According to the Seattle PI, while rental demand in the neighborhood has jumped by 22%, and it’s a prominent neighborhood when measured against neighborhoods near tech centers in other cities, asking rents have only bumped up slightly. Compare that to tech-immersed neighborhoods in San Francisco, where rents rose 41%, and it’s clear that South Lake Union has a ways to go before it realizes it’s potential. Of course, Amazon’s proposed Denny Triangle project may be just the push the neighborhood needs to boost rents–we’ll just have to wait and see. Read more at the Seattle PI.

The SODO Arena: One step closer to a reality

The Seattle Times reported yesterday that a City Council committee has approved a plan for new sports arena in SODO, a $490 million project that would bring professional basketball and hockey teams to the Emerald City. The measure should head to the full City Council for approval on 9/24/12, with the final approval contingent on the results of an environmental study–a step that could take as long as a year.

There’s still a ways to go before the project is a done deal–if the City Council’s concerns regarding impacts on the Port of Seattle and surrounding areas (increased traffic is a big one) are addressed, and the environmental impact is found to be satisfactory, there’s still the matter of shopping for a team–but the initial approval is a big step forward for fans of the arena. Read more at the Seattle Times.

They just keep getting taller: seven-story apartment project planned for West Seattle

Image from Caron Architecture, LLC

The West Seattle Herald reports that the Design Review Board met last night to discuss a proposed seven-story, 114-unit apartment building that will take shape at 3078 Avalon Way in West Seattle. The early-stage meeting, focused on providing early design guidance, marks the first stage of the Board’s involvement in the project.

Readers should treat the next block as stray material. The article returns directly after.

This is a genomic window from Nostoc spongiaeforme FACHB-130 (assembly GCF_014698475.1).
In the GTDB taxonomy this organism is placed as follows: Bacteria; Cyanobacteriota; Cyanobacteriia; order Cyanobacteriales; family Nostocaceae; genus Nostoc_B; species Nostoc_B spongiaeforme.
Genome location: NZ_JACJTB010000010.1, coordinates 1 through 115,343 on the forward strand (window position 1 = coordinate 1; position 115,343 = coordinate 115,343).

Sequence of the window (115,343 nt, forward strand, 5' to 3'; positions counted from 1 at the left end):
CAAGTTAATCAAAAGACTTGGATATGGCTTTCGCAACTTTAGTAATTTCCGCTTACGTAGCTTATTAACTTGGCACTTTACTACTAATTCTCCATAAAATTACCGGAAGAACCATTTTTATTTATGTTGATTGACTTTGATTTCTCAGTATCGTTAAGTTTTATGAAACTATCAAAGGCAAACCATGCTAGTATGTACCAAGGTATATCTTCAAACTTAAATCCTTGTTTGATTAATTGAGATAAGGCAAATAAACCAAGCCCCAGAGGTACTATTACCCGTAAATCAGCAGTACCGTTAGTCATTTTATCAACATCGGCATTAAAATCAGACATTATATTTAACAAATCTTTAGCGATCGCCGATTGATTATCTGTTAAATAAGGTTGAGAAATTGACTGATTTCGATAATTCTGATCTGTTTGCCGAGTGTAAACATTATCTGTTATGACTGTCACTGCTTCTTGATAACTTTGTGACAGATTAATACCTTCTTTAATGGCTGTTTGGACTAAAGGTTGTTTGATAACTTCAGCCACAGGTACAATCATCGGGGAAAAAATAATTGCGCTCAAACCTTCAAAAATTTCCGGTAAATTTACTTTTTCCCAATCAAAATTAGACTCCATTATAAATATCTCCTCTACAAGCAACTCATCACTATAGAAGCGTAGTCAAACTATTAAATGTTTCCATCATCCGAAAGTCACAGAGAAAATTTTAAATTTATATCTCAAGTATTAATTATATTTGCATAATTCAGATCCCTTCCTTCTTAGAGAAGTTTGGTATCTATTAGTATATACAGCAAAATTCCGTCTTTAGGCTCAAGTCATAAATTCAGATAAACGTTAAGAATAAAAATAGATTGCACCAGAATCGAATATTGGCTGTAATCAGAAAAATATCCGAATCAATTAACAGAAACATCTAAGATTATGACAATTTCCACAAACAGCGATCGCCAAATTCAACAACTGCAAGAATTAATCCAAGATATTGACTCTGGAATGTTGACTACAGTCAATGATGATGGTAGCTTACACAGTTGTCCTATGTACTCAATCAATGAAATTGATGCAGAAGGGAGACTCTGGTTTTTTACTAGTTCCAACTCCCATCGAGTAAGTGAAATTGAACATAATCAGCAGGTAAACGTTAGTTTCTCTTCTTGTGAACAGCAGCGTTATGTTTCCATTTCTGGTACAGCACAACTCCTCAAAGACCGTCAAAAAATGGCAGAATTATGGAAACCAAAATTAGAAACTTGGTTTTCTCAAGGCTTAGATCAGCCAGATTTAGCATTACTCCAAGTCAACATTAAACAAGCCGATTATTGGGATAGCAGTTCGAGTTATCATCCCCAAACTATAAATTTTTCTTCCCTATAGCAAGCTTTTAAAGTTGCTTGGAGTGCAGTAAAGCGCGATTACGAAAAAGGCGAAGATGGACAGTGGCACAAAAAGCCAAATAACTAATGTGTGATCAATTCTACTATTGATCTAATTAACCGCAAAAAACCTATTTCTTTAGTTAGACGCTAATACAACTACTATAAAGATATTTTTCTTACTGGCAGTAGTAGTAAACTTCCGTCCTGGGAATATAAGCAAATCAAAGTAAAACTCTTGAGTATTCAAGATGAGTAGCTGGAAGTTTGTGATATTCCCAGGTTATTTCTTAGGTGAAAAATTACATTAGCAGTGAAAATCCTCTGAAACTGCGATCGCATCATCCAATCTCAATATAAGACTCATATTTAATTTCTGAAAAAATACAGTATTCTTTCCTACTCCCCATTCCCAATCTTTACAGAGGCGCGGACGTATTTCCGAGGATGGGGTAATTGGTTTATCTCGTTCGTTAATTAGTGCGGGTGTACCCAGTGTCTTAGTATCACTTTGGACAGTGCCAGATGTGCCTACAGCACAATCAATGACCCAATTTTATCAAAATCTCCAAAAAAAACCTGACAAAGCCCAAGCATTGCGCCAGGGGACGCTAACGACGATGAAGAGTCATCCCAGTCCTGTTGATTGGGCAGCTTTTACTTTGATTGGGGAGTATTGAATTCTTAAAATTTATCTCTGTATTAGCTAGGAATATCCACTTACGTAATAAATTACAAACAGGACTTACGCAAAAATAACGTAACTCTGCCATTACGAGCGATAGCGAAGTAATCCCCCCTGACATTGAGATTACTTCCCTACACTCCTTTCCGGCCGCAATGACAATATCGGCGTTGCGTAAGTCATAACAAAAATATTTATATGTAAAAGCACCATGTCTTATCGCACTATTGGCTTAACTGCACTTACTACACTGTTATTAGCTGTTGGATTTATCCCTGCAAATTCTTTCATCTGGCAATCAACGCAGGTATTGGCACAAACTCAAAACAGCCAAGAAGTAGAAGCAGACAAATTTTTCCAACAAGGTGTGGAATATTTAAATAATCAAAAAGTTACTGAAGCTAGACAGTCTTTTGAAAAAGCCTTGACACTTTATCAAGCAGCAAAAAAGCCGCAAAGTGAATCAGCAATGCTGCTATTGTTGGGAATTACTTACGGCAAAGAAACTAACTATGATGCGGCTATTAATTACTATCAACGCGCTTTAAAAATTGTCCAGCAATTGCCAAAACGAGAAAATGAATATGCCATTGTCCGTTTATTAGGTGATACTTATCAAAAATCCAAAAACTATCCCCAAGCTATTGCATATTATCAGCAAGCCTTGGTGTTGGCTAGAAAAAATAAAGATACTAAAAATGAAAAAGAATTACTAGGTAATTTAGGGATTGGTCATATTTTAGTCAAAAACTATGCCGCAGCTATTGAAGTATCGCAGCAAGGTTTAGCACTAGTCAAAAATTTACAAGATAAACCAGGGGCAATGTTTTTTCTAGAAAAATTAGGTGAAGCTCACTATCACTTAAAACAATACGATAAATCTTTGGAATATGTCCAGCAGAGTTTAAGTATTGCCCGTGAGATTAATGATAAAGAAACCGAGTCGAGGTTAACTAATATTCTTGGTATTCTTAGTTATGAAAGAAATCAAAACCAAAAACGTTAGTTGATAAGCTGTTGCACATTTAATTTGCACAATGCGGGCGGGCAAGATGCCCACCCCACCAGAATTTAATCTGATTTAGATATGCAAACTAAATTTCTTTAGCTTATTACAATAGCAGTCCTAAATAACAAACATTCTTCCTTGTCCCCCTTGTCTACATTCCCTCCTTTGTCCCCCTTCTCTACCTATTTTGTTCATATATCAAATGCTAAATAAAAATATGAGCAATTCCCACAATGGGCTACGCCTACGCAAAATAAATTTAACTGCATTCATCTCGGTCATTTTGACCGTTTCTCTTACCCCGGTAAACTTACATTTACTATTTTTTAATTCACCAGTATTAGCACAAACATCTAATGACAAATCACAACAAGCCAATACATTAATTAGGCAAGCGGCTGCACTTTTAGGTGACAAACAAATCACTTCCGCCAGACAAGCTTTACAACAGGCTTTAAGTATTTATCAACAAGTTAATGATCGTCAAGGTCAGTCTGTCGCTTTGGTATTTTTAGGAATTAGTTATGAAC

The proposed building, which will be located in an area that has seen a lot of recent development and currently incorporates a mix of single-family homes and multifamily buildings, will incorporate an underground parking garage, and will include some townhome units with direct street access. The full proposal is available online. Read more from the West Seattle Herald.

Construction has begun on a new 40-story apartment tower downtown; project will incorporate LED lights into unique design

Directly across from Paramount Theater at 815 Pine Street downtown, the Holland Partner Group is developing the 386-unit project. When it’s completed, the tower will be 444 feet tall, and will incorporate design elements evocative of Seattle’s historic theatre district of old–specifically, a wall of LED-backlit glass that will cycle through various colors. The tower’s units will range in size from 450 to 1,250 square feet. The project is expected to reach completion sometime in 2014. Read more from the Puget Sound Business Journal.

That’s it for this edition of Seattle Centric–but before you go, have you ridden the Ferris Wheel at the waterfront yet? It’s yet another reminder that our city, and our skyline, are always evolving. Maybe we’ll see you there!

Image from the Seattle PI

Ten Days of Buzz: September 1-10, 2012

Happy Wednesday! The week’s only half over and the month has only just begin, but we’ve already got plenty of good news from the rental housing sector for you…that’s right, it’s Ten Days of Buzz! This week we’ve got smoke-free developments in Virginia, new plans for Seattle’s Yesler Terrace, national vacancy rates, & more. Dig in!

“The belief that home ownership is a form of savings and preparing for retirement has become a myth..and [families] don’t want to be tethered down to home ownership.”

Les Kaplan, Milestone Development. Home ownership: An American dream in decline, The Coloradoan, 9/1/12.

“It fits with our overall strategy and theme for the Link brand, which is urban, healthy living with a big emphasis on recycling…smoke-free is something that people are starting to seek.”